Don’t see this at very many math conferences:
This is from the Gathering for Gardner, which took place last week in Atlanta. That’s Martin Gardner, who wrote the “Mathematical Games” column in Scientific American for thirty years. He also wrote prolifically about magic and psuedoscience. Or perhaps I should say “writes” since he is still producing new work at ninety-five.
I was honored to receive an invitation based on Gardner’s endorsement of my book. I gave a short talk about the Monty Hall problem on the first day, which seemed to be well-received.
For me the highlight of the conference came on the second night. We were treated to a show of close-up magic featuring six different performers. The attendees were divided into six small groups, and the performers went from group to group performing a fifteen minute show. One of these performers was Lennart Green. Shame on you if you do not know who he is. He is one of the finest card-handlers I have ever seen. Sleight of hand with cards is one of my favorite things in life, and I was well-familiar with Green both from television and from You Tube. I was sitting in the front row for his show, and got to choose the card for his version of an Ambitious Card routine. Damn near fainted.
Unfortunately, I was so busy watching Green’s performance that I forgot to snap a picture of him. The following night he performed again, this time for the whole conference:
Here he is from later in the show:
Wondering what the aluminum foil is about? Well, start by watching Ricky Jay’s Tamed Spades routine. Then imagine doing it with your head all wrapped up in duct tape and aluminum foil. This is one of Green’s signature routines. You can find a video of him here. The part with the aluminum foil comes near the end.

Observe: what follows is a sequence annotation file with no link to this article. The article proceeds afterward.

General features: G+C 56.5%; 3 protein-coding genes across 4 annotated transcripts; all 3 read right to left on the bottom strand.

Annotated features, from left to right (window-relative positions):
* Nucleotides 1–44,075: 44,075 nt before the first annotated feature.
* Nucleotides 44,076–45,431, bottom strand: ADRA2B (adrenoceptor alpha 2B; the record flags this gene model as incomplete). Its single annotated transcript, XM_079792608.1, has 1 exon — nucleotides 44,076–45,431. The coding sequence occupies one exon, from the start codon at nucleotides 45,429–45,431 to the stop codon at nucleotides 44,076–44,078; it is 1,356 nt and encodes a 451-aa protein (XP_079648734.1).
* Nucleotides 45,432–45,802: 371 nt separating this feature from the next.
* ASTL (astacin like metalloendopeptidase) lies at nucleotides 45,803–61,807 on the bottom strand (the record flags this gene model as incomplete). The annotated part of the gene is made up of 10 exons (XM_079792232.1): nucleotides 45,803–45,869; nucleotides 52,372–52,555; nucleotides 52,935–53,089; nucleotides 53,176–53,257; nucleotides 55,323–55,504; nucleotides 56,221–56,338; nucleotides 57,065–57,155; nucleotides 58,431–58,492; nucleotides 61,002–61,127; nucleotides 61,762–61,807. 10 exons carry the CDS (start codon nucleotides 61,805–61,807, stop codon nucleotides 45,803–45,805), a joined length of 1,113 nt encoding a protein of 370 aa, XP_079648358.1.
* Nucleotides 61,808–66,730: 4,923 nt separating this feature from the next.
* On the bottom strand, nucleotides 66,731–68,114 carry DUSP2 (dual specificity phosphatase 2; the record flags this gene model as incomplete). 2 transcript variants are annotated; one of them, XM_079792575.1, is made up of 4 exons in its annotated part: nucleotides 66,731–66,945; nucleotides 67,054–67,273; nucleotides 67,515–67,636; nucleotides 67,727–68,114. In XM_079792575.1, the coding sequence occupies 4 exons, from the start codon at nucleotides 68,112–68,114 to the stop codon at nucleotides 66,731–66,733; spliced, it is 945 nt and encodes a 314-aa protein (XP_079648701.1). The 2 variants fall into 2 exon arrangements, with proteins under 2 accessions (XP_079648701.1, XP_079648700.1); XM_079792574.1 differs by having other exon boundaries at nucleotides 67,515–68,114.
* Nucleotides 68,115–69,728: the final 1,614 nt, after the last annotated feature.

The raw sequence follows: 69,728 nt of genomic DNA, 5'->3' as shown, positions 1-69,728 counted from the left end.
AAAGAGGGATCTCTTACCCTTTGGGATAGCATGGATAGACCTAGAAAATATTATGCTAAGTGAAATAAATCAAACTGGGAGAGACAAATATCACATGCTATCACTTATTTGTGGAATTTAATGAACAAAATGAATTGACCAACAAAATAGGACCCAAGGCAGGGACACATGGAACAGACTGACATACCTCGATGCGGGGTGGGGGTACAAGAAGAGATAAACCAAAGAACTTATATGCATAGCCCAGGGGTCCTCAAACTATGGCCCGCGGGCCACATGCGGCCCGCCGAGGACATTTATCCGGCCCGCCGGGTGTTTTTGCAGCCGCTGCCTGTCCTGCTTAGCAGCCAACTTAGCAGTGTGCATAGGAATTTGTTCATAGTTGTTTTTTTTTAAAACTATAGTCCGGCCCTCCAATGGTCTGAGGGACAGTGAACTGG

On Saturday we had a big barbecue dinner at the home of one of the organizers, Thom Rodgers. He has an impressive collection of mathematical sculptures in his yard, like this one:
One of the great pleasures of the conference was all the interesting people I met.
The fellow on the right there is Charles Sonenshein, a professional magician from Cincinnati. He was kind enough to teach me a half-dozen really cool card tricks. No doubt I will be impressing my students with them, after a bit of practice, of course. (The other fellow was Robert Orndorff. He didn’t teach me any card tricks but I really enjoyed meeting him).
We had an interesting meeting on the first night of the conference. I had been milling around, looking for anyone I recognized. He came up to me, commented that he did not know anyone either, and we started chatting. I mentioned that I would be giving a talk about the Monty Hall problem and told him a little about it. He replied that there was a new book out on the Monty Hall problem and that my talk sounded quite a bit like what was in the book. I smiled and explained that I was well-familiar with that particular book. Later he told me that he thought I was basically some punk kid stealing someone else’s act.
At any rate the conference was a great success, and I hope to be invited back for the next one. Martin Gardner was a real inspiration for me when I was first getting interested in mathematics, and his book Puzzles From Other Worlds made a big impression on me.